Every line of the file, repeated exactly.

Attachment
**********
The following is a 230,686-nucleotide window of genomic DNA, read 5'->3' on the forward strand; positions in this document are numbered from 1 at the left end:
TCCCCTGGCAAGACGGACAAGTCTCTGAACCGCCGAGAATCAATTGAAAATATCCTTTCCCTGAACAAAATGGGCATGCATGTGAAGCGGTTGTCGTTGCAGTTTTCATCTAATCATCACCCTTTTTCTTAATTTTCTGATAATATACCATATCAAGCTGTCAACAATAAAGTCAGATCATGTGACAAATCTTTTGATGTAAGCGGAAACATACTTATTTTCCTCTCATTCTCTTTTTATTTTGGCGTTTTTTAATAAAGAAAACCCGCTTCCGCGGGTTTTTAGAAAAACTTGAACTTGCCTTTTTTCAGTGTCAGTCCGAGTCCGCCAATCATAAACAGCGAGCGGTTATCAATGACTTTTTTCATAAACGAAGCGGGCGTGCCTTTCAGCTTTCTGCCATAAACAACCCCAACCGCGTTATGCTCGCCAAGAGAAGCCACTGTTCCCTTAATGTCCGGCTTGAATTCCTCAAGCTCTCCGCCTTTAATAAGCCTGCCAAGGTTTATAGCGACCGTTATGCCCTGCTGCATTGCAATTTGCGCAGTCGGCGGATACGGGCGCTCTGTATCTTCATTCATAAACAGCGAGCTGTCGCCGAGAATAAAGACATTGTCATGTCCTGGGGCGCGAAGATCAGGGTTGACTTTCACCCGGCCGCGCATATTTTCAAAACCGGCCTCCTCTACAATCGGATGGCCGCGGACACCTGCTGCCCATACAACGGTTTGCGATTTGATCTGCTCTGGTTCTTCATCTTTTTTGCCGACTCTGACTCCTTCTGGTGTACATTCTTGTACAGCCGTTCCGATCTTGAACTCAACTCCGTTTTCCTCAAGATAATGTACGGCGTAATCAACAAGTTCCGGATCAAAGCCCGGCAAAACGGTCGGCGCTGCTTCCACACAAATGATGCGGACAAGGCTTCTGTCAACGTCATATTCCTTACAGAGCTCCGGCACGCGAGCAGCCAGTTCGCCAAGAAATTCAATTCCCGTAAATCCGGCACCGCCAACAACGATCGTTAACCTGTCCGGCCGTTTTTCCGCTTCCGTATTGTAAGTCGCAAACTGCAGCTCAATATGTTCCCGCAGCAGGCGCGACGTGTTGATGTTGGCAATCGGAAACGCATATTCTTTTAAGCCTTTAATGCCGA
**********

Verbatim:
The following is a 230,686-nucleotide window of genomic DNA, read 5'->3' on the forward strand; positions in this document are numbered from 1 at the left end:
TCCCCTGGCAAGACGGACAAGTCTCTGAACCGCCGAGAATCAATTGAAAATATCCTTTCCCTGAACAAAATGGGCATGCATGTGAAGCGGTTGTCGTTGCAGTTTTCATCTAATCATCACCCTTTTTCTTAATTTTCTGATAATATACCATATCAAGCTGTCAACAATAAAGTCAGATCATGTGACAAATCTTTTGATGTAAGCGGAAACATACTTATTTTCCTCTCATTCTCTTTTTATTTTGGCGTTTTTTAATAAAGAAAACCCGCTTCCGCGGGTTTTTAGAAAAACTTGAACTTGCCTTTTTTCAGTGTCAGTCCGAGTCCGCCAATCATAAACAGCGAGCGGTTATCAATGACTTTTTTCATAAACGAAGCGGGCGTGCCTTTCAGCTTTCTGCCATAAACAACCCCAACCGCGTTATGCTCGCCAAGAGAAGCCACTGTTCCCTTAATGTCCGGCTTGAATTCCTCAAGCTCTCCGCCTTTAATAAGCCTGCCAAGGTTTATAGCGACCGTTATGCCCTGCTGCATTGCAATTTGCGCAGTCGGCGGATACGGGCGCTCTGTATCTTCATTCATAAACAGCGAGCTGTCGCCGAGAATAAAGACATTGTCATGTCCTGGGGCGCGAAGATCAGGGTTGACTTTCACCCGGCCGCGCATATTTTCAAAACCGGCCTCCTCTACAATCGGATGGCCGCGGACACCTGCTGCCCATACAACGGTTTGCGATTTGATCTGCTCTGGTTCTTCATCTTTTTTGCCGACTCTGACTCCTTCTGGTGTACATTCTTGTACAGCCGTTCCGATCTTGAACTCAACTCCGTTTTCCTCAAGATAATGTACGGCGTAATCAACAAGTTCCGGATCAAAGCCCGGCAAAACGGTCGGCGCTGCTTCCACACAAATGATGCGGACAAGGCTTCTGTCAACGTCATATTCCTTACAGAGCTCCGGCACGCGAGCAGCCAGTTCGCCAAGAAATTCAATTCCCGTAAATCCGGCACCGCCAACAACGATCGTTAACCTGTCCGGCCGTTTTTCCGCTTCCGTATTGTAAGTCGCAAACTGCAGCTCAATATGTTCCCGCAGCAGGCGCGACGTGTTGATGTTGGCAATCGGAAACGCATATTCTTTTAAGCCTTTAATGCCGA